Is conviction of Chapter 31 sexual offenses a necessary element of Corruption of Minors-Felony?
Commonwealth v. Baker-Myers, 210 A.3d 1093 (Pa. Super. 2019) (en banc), allocatur granted Nov. 26, 2019, appeal docket 54 WAP 2019
After police charged James Duane Baker-Myers with Rape, Sexual Assault, Aggravated Indecent Assault, Indecent Assault (collectively, the Sexual Offenses) and Corruption of Minors graded as a third degree felony (COM-Felony) arising from a 17-year-old victim’s allegation that Baker-Myers sexually assaulted her, a jury found him not guilty of the Sexual Offenses but convicted him for (COM-Felony). Baker-Myers appealed his sentencing of imprisonment, probation, and classifying him as a Tier I sexual offender based on the argument that the jury’s guilty verdict of COM-Felony was not supported by sufficient evidence because COM-Felony requires the jury to convict him of at least one of the Chapter 31 sexual offenses he was charged with, and since the jury found him not guilty of the Chapter 31 Sexual Offenses, the evidence was insufficient to convict him of Com-Felony.
In a 5-4 en banc decision the Superior Court agreed, vacated Baker-Myers’ COM-Felony conviction and remanded for re-sentencing. The majority reasoned that:
Analogously, in the instant case, the Commonwealth charged and prosecuted Appellant for COM-Felony and the Sexual Offenses, but failed to obtain a conviction on any of the Sexual Offenses. By acquitting Appellant of the Chapter 31 Sexual Offenses, the jury found that the Commonwealth had failed to establish beyond a reasonable doubt that Appellant acted “in violation of Chapter 31.” Thus, because the jury found that Appellant had not acted “in violation of Chapter 31,” an essential element of COM-Felony, the Commonwealth was unable to establish every element of COM-Felony. See [Commonwealth v.] Magliocco, [883 A.2d 479 (Pa. 2005)] supra at 493 (reiterating that to “secure a conviction for any crime, the Commonwealth must prove all necessary elements beyond a reasonable doubt.”); see also [Commonwealth v.] Miller, 172 A.3d [632,] 640 [(Pa. Super. 2017)]. Accordingly, we vacate Appellant’s COM-Felony conviction.
Slip Op. at 5.
The dissenting opinion, authored by Judge Stabile, found that a review of Commonwealth v. Magliocco, post-Magliocco decisions that restrict its applicability, and Commonwealth v. Anderson, 550 A.2d 807 (Pa. Super. 1988) (en banc) demonstrates that the COM-Felony conviction is not ruled out because the jury acquitted Baker-Myers for the Sexual Offenses. The dissent highlighted that the COM-Felony count was not based on the Sexual Offenses but on a “course of conduct related to sexual offenses.” Dissent Slip Op. at 3. The dissent found: (1) Magliocco is not the controlling case because the “statute at issue in that case had materially different language than the COM statute’s ‘course of conduct’ element,” Dissent Slip Op. at 4; (2) post-Magliocco decisions, such as Commonwealth v. Miller, 35 A.3d 1206 (Pa. 2012) and Commonwealth v. Moore, 103 A.3d 1240 (Pa. 2014), that “quarantine its reach” were disregarded by the majority and demonstrate that Magliocco is not controlling because the operative language in the COM statute is different from the operative language in the statute at issue in Magliocco, Dissent Slip Op. at 4, 12-13; and (3) the majority failed to follow its own analysis of the COM statute in Anderson, which provides the conclusion that “the COM statute does not require proof that Appellant committed predicate crimes; it only requires proof of acts that constitute a ‘course of conduct,’ a critical distinction from” Magliocco. Dissent Slip Op. at 14-15. Therefore, the dissent concluded:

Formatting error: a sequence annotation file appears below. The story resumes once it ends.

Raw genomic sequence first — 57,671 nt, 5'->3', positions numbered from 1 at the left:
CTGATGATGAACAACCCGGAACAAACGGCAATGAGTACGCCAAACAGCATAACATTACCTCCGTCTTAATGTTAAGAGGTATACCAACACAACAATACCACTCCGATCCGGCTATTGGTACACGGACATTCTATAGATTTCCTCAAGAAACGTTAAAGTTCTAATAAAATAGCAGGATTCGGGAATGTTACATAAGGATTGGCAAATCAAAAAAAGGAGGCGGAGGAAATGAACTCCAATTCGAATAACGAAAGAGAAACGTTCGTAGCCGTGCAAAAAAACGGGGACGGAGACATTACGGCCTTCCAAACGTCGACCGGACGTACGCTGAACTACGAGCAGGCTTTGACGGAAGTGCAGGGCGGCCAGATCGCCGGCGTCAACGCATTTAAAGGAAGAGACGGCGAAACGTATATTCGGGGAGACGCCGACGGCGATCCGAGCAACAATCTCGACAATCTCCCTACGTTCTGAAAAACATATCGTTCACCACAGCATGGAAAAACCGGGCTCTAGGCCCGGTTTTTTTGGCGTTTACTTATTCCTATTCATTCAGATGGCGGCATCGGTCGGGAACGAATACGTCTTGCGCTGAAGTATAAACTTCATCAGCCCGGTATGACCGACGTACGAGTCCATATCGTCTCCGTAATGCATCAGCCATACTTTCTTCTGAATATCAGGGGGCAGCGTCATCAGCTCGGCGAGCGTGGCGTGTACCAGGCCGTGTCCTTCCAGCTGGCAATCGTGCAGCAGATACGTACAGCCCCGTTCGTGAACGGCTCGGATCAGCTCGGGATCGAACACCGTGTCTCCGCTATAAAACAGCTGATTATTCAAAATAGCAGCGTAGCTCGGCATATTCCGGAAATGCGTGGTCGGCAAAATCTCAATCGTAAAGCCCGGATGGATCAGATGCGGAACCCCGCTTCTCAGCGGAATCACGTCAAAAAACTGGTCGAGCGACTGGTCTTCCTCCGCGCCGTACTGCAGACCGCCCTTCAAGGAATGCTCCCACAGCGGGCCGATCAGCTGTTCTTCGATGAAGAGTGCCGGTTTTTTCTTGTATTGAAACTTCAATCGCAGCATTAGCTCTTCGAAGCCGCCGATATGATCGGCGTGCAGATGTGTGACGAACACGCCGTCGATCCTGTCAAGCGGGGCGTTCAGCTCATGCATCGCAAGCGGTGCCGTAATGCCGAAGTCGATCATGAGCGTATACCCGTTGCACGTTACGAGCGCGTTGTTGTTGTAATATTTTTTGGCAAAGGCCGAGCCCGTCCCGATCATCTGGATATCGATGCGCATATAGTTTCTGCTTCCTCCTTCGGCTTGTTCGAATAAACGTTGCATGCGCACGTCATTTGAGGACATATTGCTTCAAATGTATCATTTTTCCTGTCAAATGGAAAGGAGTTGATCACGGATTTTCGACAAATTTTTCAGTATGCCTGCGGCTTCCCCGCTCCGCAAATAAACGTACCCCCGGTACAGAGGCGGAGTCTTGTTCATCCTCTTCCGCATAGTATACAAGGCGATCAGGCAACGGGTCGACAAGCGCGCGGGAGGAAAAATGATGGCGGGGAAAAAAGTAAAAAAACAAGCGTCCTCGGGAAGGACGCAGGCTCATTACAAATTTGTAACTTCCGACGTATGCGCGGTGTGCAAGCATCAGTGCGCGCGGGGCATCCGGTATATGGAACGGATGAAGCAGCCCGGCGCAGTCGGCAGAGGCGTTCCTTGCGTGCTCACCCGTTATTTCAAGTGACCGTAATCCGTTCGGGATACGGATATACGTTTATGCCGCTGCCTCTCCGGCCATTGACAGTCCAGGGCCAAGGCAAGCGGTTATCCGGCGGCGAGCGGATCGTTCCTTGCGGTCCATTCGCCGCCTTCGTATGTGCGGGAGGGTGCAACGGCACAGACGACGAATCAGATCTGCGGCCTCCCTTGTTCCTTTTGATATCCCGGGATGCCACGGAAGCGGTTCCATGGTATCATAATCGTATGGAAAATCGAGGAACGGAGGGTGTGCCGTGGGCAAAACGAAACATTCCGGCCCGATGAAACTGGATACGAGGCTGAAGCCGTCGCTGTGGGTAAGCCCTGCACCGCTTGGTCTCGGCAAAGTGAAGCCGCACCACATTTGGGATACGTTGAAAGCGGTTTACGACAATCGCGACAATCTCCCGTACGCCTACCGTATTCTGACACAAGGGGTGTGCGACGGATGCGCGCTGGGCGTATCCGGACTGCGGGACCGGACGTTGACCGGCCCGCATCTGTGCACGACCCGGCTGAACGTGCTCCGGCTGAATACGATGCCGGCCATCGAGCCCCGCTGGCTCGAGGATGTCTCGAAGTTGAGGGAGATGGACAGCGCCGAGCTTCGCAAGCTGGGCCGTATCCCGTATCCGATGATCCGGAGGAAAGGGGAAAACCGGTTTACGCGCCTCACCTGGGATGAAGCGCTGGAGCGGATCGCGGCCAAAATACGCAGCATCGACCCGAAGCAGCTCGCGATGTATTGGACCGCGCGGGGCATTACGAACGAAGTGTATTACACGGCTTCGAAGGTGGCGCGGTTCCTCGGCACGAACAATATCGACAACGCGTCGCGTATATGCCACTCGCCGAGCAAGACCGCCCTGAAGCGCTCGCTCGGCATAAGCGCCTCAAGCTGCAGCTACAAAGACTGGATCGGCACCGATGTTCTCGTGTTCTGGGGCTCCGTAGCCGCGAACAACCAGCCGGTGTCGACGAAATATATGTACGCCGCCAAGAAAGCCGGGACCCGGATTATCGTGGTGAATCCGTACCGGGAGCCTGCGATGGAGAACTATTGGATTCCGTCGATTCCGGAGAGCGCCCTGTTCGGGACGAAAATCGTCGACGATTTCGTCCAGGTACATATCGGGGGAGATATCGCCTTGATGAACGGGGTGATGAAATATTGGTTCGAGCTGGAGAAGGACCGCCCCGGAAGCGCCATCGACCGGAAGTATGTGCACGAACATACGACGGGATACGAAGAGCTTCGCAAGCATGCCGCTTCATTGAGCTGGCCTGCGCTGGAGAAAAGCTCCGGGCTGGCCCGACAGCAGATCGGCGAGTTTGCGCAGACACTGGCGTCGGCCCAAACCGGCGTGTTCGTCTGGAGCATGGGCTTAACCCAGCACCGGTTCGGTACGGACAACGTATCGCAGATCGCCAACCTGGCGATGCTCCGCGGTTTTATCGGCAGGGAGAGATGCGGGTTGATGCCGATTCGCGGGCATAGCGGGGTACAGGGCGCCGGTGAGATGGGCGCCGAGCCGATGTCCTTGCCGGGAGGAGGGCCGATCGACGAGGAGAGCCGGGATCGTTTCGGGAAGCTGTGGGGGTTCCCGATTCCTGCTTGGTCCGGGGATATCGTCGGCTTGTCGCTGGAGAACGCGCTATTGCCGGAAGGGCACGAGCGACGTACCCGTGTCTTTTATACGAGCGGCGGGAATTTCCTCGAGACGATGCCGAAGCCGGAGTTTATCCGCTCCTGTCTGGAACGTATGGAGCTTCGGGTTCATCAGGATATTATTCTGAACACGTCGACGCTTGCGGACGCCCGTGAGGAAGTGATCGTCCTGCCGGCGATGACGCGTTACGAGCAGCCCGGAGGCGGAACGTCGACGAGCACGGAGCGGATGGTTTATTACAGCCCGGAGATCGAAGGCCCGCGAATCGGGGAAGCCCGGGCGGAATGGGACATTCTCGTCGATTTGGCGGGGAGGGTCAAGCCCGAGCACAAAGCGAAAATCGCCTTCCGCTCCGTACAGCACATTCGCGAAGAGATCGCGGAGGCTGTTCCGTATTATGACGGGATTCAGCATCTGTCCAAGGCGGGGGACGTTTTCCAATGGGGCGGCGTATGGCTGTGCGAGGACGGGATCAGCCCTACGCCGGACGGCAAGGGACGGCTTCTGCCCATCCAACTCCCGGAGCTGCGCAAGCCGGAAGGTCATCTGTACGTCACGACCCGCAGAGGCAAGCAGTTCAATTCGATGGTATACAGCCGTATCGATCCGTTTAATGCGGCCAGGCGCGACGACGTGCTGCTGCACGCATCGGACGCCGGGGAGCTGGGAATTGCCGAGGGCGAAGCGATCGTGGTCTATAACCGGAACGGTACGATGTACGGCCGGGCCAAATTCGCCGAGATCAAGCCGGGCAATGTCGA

[T]he information did not allege commission of the crimes of [the Sexual Offenses] as the basis for the COM charge. Rather, the information based on the COM charge on a course of conduct culminating in sexual intercourse with the victim, and the Commonwealth presented evidence of this course of conduct during trial. Thus, like the defendant’s argument in Anderson, Appellant’s challenge to sufficiency of the evidence in this case falls flat.
Dissent Slip Op. at 15.
The Supreme Court granted allocatur to consider:
(1) Whether the Superior Court of Pennsylvania, citing the case of Commonwealth v. Magliocco, 883 A.2d 479 (Pa. 2005), properly held the language “in violation of Chapter 31” is an essential element necessary for a conviction of Corruption of Minors as a felony of the third degree[.]
(2) Whether the evidence was sufficient for a conviction of Corruption of Minors as a felony of the third degree despite the jury’s acquittal of Rape, Sexual Assault, Aggravated Indecent Assault and Indecent Assault[.]